Officials at Partners and BMC say there are cost savings in going green, as well as the obvious environmental benefits.

Boston Medical Center has found $8 million in annual energy cost savings. Some of that derives from BMC’s ongoing campus consolidation, by making more efficient use of its South End space. But a recent contract to buy credits from a North Carolina solar power plant also plays a big role.


Meanwhile, all of Partners’ hospitals (except Brigham & Women’s, which has a long-term contract with a Longwood Medical Area gas plant) are together fueled by noncarbon energy sources today, primarily through the purchase of credits for solar and small-scale hydropower. The mix will shift to include a significant amount of wind power in 2019.

This is all happening despite President Trump’s withdrawal from the Paris agreement. And, of course, these hospitals aren’t the only major players with aggressive plans to curb greenhouse gases.

They know the opportunities are too good, the need too pressing, to leave the solution up to the whims of Washington. — JON CHESTO

Race and opportunity

Improving career opportunities for minorities and stamping out racism are ongoing challenges. Officials at the Greater Boston Chamber of Commerce are taking small but potentially meaningful steps to address the issues.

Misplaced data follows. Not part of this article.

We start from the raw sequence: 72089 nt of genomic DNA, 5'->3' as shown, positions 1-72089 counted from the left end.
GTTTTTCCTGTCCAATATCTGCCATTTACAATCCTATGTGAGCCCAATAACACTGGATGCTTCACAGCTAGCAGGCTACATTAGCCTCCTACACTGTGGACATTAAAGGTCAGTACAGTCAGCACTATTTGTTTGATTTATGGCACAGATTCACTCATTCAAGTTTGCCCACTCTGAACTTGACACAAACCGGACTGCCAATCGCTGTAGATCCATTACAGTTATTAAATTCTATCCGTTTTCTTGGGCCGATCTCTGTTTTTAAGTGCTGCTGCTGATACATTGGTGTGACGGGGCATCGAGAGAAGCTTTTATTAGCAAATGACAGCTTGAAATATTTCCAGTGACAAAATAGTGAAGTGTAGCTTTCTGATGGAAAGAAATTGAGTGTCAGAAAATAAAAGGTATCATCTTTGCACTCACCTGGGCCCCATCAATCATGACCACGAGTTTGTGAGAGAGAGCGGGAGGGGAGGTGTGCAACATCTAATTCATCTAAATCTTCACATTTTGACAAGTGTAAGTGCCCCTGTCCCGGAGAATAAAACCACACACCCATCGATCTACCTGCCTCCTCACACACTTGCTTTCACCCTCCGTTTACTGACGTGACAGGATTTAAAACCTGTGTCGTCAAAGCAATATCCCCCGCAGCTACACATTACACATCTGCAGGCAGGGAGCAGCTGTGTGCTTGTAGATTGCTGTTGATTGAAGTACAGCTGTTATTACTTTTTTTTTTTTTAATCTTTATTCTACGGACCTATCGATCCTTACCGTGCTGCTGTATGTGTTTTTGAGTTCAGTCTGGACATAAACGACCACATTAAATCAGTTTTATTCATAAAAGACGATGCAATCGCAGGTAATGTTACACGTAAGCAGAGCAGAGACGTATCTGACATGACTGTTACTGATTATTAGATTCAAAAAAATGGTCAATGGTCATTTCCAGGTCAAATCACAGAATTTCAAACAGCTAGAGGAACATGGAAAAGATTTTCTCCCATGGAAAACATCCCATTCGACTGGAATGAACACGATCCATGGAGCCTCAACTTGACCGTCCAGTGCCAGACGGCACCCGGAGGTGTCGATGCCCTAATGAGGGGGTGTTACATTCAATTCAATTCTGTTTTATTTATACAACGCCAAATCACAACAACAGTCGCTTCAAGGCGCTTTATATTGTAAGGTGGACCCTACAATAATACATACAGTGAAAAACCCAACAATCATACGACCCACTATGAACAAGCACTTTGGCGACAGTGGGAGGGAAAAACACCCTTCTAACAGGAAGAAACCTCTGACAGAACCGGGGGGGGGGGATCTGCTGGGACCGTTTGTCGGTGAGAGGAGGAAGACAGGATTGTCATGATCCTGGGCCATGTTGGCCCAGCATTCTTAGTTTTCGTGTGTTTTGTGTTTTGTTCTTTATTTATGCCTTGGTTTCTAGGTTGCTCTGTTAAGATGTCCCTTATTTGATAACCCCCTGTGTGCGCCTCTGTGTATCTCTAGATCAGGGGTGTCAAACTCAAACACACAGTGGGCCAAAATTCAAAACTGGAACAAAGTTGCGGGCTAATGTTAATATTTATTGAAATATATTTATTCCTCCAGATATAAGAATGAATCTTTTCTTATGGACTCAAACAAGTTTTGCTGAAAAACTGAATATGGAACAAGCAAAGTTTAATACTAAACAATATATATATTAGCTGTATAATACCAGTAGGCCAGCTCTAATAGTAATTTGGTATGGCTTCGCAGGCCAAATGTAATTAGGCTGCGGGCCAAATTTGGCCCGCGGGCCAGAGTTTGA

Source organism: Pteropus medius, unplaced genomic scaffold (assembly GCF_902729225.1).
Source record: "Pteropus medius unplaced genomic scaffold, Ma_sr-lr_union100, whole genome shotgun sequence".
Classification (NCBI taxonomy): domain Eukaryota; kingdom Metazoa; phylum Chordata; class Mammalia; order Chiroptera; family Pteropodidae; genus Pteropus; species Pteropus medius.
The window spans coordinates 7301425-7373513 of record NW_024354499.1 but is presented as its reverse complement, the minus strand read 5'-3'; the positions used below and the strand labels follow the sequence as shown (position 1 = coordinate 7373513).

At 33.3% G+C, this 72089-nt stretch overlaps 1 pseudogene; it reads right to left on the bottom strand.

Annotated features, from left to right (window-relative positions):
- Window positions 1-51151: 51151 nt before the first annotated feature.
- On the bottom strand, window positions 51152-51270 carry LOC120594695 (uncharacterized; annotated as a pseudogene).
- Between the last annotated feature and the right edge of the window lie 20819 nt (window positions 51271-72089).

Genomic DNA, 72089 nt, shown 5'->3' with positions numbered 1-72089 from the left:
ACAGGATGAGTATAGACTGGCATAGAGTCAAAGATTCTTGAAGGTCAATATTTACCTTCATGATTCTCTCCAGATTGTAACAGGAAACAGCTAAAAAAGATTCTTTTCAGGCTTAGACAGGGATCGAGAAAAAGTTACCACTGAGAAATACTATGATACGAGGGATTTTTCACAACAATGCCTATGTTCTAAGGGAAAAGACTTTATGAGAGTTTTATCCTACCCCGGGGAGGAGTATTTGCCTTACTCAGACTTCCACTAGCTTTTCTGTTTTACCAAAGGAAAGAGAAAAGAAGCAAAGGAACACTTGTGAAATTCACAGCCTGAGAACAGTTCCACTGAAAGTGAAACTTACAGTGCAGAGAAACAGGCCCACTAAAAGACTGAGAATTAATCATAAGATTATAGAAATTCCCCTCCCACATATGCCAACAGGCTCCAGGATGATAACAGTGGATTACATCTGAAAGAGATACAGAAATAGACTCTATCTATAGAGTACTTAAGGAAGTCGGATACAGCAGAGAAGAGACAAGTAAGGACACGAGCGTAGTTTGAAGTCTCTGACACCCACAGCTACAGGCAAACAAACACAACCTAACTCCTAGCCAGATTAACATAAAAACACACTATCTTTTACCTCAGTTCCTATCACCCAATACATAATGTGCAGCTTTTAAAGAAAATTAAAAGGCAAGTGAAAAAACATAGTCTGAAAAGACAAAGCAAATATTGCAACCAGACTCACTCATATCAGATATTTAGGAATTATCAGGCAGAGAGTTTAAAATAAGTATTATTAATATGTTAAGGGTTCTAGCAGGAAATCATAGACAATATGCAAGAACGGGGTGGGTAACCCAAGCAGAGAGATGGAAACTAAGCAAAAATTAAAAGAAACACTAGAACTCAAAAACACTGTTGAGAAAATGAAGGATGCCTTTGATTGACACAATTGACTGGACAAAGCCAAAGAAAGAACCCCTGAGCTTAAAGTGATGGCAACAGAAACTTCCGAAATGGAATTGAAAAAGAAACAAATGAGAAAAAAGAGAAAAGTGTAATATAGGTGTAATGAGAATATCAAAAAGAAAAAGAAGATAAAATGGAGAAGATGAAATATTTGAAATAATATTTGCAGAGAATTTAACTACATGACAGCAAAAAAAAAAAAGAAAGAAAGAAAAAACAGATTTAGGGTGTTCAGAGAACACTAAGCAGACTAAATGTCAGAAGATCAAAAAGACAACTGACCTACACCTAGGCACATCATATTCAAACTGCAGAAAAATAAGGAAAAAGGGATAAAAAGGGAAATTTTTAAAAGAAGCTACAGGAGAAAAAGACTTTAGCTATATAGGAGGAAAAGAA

The issue of race and economic opportunity has become one of the chamber’s most pressing. Mayor Martin J. Walsh urged the chamber to get more engaged on this front in a September speech, and Suffolk Construction’s CEO, John Fish, put out a similar call at the chamber’s annual meeting last month.

On May 24, about 50 executives joined Walsh and the chamber’s chief executive, Jim Rooney, for a chamber-led trip to the Smithsonian Institution’s National Museum of African American History & Culture and to engage with business leaders in Washington, D.C.


Separately, the Hyams Foundation is working with the Walsh administration on efforts to hold dialogues about race throughout the city and has hired the consultancies Strategic Decisions and Sustainable Equity to help. Rooney expects to be among the local leaders who will assist with the planning.

And chamber board members Bob Rivers, the chief executive at Eastern Bank, and Steven Wright, partner at the law firm Holland & Knight, are leading a chamber effort to study what other cities have done to address the issue. Among the promising ideas they’ve found: an “accelerator” aimed at helping fledgling minority-owned startups in Cincinnati.

“The large question that we are exploring is what is the role of the business community in issues of race and inequality,” Rooney says. “What are the things we should be doing in a meaningful way to influence [the public discussion]?” — JON CHESTO

Can’t keep a secret? Tell us. E-mail Bold Types at boldtypes@globe.com.